The earliest memory of Chinese snacks that I have is probably this sticky rice cake with red bean paste and egg tart. Both are almost guaranteed to be found in any respectable dim sum menu, but more interestingly, both are widely sold in almost any market that sells snacks in Indonesia. The Chinese name for this snack is jian dui (煎堆), but Indonesian call this onde-onde. They are more commonly found in round shape and deep fried, but I am intrigued with the possibility of pan frying, so the flattened shape makes more sense to me since this will cook up nicely and evenly on a non-stick pan or a well seasoned skillet.
The dough that I use has a mixture of mashed potatoes in it, and I realize this is probably not a common treatment outside of Indonesia, so if you want to skip it, just sub with even more sticky rice flour. The most important thing about sticky rice dough is to keep adding water, a little bit at a time, and knead until the dough is not sticking to the sides of the bowl and its texture is similar to your ear lobe. We usually cover the dough with a wet kitchen towel to prevent it from drying while shaping the cakes, but if at any time you find the dough starts to become dry and crumbles easily, just add a teaspoon of water at a time to the dough and knead again until the texture is to your liking.
The filling is almost always some sort of sweetened paste. I use red bean paste since I never get tired of them and also because I still have some left from making red bean bread, but you can also use mung bean paste which is a super popular filling in Indonesia, or even paste from nuts and seeds such as sesame seeds and lotus nuts. Irregardless of your choice for the filling, the rest of the steps should be the same, so feel free to experiment and find out your dream filling.
When I was shaping my dough and filling it with red bean paste, I came up with a neat way to encase the filling. So I take a portion of dough (20 gram exactly because I am OCD like that), divide into two, shape each into a round ball and flatten into a round disc. So I have two flat round discs, I place a teaspoon of red bean paste onto the center of a disc, and top it with another disc, in essence I am sandwiching the filling between two round discs. Next, I seal the edges of the top and bottom discs, so the filling is neatly encased between the dough. Finally, I gently shape the cake into a flat disc and toss the entire thing with toasted sesame seeds. I am happy with this trick, so if you have trouble with the normal way of encasing the filling in a sticky rice dough, just follow my steps. 😉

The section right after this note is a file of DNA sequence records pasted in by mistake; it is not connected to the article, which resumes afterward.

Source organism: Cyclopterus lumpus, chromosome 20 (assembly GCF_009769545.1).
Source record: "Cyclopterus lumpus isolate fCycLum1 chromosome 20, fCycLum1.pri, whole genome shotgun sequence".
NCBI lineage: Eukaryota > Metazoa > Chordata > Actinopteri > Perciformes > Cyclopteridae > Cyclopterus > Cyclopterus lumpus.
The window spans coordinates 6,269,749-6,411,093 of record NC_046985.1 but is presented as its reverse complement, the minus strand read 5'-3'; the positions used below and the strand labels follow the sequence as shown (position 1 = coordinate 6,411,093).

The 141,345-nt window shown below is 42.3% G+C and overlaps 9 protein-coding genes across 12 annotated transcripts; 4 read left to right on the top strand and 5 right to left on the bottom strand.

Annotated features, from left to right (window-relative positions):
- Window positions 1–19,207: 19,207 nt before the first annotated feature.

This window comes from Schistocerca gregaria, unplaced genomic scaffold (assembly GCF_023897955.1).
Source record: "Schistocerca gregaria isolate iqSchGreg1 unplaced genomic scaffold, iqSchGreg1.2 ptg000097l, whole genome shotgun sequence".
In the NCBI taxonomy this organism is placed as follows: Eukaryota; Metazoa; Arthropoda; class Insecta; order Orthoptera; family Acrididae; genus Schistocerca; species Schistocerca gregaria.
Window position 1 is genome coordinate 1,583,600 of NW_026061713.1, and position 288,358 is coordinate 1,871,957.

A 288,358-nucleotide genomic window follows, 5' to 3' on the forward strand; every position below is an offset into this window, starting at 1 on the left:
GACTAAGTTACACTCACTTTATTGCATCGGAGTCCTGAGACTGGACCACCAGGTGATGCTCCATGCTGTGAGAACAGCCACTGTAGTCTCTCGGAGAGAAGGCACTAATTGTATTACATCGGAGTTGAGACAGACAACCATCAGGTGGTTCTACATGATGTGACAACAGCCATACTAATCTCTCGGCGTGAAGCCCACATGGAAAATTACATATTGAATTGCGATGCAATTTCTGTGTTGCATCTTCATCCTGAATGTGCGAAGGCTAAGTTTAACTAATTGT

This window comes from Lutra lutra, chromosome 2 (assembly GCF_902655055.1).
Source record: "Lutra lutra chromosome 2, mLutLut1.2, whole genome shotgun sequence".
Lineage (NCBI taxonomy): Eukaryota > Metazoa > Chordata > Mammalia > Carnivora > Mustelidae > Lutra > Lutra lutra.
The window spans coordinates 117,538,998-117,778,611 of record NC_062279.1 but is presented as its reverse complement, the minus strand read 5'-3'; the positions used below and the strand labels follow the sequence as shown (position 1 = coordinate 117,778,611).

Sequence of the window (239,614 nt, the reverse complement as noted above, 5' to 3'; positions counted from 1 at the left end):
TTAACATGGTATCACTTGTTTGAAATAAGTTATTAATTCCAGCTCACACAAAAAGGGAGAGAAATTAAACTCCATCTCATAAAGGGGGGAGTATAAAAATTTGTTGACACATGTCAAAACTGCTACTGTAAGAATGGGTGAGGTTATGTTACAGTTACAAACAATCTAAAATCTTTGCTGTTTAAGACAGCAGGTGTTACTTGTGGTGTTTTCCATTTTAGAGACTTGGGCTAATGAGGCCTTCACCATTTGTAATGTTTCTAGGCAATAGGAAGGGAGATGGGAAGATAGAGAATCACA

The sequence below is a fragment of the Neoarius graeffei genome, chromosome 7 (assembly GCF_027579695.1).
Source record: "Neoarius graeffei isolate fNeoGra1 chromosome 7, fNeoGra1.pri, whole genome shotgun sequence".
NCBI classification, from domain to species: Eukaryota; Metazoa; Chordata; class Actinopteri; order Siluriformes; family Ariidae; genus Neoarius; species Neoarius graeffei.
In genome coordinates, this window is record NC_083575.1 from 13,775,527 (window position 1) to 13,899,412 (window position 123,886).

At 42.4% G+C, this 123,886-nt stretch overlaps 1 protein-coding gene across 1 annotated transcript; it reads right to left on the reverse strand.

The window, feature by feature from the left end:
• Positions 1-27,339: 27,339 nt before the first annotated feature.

- 125 gram azuki bean
- ¾ cup sugar
- 6 tablespoon butter
- 250 gram white sticky (glutinous) rice flour
- 50 gram mashed potato (*)
- 50 gram powdered sugar
- ½ teaspoon salt
- enough water to knead the dough
- ½ cup toasted sesame seeds, for coating
- Wash and drain azuki bean. Place the beans in a pot. Add enough water to top the beans by another 2 inches.
- Bring to a boil, cover the pot, reduce heat to a simmer and cook until all the liquid has evaporate, at which time the beans should have become soft and crumbling. If not, add a little more water and continue cooking until the beans are soft and crumbling. Remember that there shouldn't be any water left since we want to make this into bread filling.
- Transfer the cooked beans into a food processor/blender. Puree into a smooth paste.
- Return the paste back into the pot. Add sugar and butter.
- Turn the heat on, stir and cook until all the sugar and butter has dissolved and incorporated into the beans. Transfer into a mixing bowl and chill until needed.
- Place sticky rice flour, mashed potato, sugar, and salt in a mixing bowl.
- Slowly add water to the bowl and knead into a soft, smooth, and non-sticking dough. The texture should resembles your ear lobe. I use about 1 cup of water, you may need slightly more or less. Be extra careful near the end since even an additional 1 tablespoon of water can make the dough too sticky. If this happens, add another tablespoon of sticky rice flour and knead again to adjust the stickiness. Cover the mixing bowl with a wet kitchen towel to prevent the dough from drying.
- Take 20 gram of dough, divide into two and shape each into a round ball and flatten into a round disc. Sandwich a teaspoon of red bean paste filling between the two round discs, and seal the edges by gently pinching the edges of top and bottom dough discs. Gently shape the cake into nice looking round disc cake and coat with sesame seeds. Repeat until the dough is used up.
- Heat a tablespoon of oil on medium heat on a non-stick frying pan or a well seasoned cast iron skillet (I prefer the skillet), fry both sides of the cakes until golden brown, about 4-5 minutes each side. Serve hot.
- If there are any leftover, reheat them by frying the cakes for 1-2 minutes in a frying pan/skillet on medium heat.